Conflict over Northwestern visitor center

By Hallie Zolkower-Kutz

Northwestern University is facing opposition to its plan to construct a new visitor center in Evanston, a move preservationists say will be detrimental to the environment.

Controversy arose Nov. 13 when Evanston’s City Council approved the construction on the university’s Lakefill, an area of land on the Southeast side of Northwestern’s campus. The council rejected arguments made by the suburb’s Preservation Commission, which disapproved of the size and location of the building. Preservationists claim it is too large and the center would distract from the landscape.

Northwestern’s Lakefill is an area of land constructed in the late 1960s using landfill materials, according to Bob Rowley, director of media relations at Northwestern.

“It is a shame to lose a spot of land like that on the lake,” said Evanston resident Rick Weiland, who attended the City Council meeting. “It really is a beautiful area.”

Weiland said he noticed that the building site has begun to develop its own ecosystem, adding that he doesn’t like the idea of the lakeshore becoming the site of what he believes is simply a glorified parking garage.

Evanston Alderman Donald Wilson (4th Ward) said he believes Northwestern has jumped through the “necessary hoops” to get its proposal approved and pointed out that a portion of the Lakefill’s ecosystem wouldn’t exist if it weren’t for the university.

“The land is not formally designated as a nature preserve,” Rowley said. “While it’s always disruptive when you do construction, the environment settles in largely as it was before.”

Some Evanston residents said the six-story building will ruin the environment and aesthetic of the area, which abuts Evanston’s preservation district. Weiland said he believes the area should instead be designated a nature preserve or bird sanctuary.

In addition to permitting the construction of the 170,000 square-foot building, the City Council is allowing the university to use a strip of land at the edge of the site for a fire lane and bike path, provided it shoulders the cost of constructing and maintaining them, according to Rowley.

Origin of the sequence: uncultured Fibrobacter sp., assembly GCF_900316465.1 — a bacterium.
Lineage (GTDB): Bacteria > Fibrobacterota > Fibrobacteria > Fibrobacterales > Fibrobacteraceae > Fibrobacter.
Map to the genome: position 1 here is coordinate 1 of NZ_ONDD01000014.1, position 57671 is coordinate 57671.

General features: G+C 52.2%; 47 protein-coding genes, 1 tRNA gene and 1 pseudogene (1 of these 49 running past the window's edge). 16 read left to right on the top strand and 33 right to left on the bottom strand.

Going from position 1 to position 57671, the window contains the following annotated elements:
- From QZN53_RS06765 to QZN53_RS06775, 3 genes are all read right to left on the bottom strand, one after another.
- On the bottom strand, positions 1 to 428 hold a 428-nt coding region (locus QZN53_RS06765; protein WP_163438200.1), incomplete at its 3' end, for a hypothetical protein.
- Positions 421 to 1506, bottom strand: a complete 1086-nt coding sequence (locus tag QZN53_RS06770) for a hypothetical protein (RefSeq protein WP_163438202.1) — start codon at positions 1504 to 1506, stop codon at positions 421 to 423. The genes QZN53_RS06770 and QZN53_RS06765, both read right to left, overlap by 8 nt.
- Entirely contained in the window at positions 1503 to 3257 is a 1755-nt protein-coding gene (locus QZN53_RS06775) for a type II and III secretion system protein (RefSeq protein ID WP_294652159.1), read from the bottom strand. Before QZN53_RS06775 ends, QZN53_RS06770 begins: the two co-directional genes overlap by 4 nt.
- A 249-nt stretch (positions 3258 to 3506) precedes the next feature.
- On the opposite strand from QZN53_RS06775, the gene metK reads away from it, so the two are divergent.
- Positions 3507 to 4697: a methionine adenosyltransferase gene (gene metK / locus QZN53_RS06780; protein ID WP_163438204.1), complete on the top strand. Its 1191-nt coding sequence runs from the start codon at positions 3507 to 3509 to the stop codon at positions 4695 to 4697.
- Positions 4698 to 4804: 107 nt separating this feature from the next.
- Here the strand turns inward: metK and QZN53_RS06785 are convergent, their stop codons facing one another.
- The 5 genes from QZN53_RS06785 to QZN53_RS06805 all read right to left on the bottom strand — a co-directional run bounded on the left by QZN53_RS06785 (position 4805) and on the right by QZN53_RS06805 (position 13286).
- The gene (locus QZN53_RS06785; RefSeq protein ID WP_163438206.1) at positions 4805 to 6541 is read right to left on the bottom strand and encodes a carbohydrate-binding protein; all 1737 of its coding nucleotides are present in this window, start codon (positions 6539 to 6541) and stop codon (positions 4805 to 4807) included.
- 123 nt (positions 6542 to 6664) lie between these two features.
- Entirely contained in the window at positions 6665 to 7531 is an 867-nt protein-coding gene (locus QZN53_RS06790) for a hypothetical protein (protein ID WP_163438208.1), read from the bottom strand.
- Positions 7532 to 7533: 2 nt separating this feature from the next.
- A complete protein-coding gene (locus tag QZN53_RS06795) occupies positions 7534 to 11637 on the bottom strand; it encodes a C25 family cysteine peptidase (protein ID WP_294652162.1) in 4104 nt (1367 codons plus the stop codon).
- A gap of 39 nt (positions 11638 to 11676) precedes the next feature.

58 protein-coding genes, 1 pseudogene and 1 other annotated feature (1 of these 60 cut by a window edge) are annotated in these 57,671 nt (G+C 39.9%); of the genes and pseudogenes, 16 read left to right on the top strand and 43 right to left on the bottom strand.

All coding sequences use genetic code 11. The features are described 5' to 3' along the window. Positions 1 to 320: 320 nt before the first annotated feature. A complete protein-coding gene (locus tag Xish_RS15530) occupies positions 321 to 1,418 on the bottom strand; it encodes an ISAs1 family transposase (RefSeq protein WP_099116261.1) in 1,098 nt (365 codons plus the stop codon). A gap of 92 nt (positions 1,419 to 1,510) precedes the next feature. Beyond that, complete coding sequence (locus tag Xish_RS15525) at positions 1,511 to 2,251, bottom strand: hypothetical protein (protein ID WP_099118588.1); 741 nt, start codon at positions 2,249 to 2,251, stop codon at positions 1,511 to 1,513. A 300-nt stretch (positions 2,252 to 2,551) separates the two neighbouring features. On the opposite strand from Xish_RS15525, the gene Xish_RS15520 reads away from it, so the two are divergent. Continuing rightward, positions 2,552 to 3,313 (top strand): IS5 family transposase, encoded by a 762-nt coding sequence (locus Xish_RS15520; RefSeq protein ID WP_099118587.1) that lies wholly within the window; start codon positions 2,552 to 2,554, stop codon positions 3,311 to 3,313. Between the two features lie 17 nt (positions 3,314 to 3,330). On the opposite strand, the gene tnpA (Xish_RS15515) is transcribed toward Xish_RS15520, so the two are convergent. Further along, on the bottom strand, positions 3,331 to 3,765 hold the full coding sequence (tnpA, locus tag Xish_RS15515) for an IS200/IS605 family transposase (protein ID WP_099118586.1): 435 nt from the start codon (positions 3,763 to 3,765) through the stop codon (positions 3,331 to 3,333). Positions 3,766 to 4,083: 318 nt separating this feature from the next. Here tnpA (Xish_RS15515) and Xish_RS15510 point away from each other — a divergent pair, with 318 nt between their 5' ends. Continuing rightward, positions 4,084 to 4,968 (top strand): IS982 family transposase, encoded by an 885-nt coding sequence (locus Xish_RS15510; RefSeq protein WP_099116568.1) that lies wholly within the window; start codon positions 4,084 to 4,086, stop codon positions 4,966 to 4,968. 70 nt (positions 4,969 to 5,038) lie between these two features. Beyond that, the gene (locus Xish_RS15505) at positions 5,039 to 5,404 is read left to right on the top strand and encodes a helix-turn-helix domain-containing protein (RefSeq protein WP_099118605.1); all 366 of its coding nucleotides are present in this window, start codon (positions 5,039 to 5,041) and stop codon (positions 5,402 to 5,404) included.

“[The bike path] was important to me because I wanted to make sure we had that access to the shoreline in an attractive, well-maintained path,” Wilson said.

Northwestern will pay Evanston $250,000 over the next 10 years for upkeep of the land, but the city will still own the fire lane, a change from the original proposal, Wilson said.

The construction of the visitors center will begin in summer 2013 and continue into 2014, according

to Rowley, who said the center will serve an important function for the university.

“This building will be the gateway to our school,” he said. “We get [about] 47,000 families a year who are competing with city residents for curbside parking. We think this will help that.”

The new building will feature admissions offices, an auditorium and a four-floor parking garage, Rowley said.

Northwestern draws a lot of traffic to the area, an issue Wilson said residents often complain about, so the new building will concentrate that traffic to the campus and free up parking in the area for residents.

Rowley said he hopes people will recognize what the visitor center can do for the community, something Wilson agrees with.

“I think the ultimate end product will be a positive improvement to the area,” Wilson said.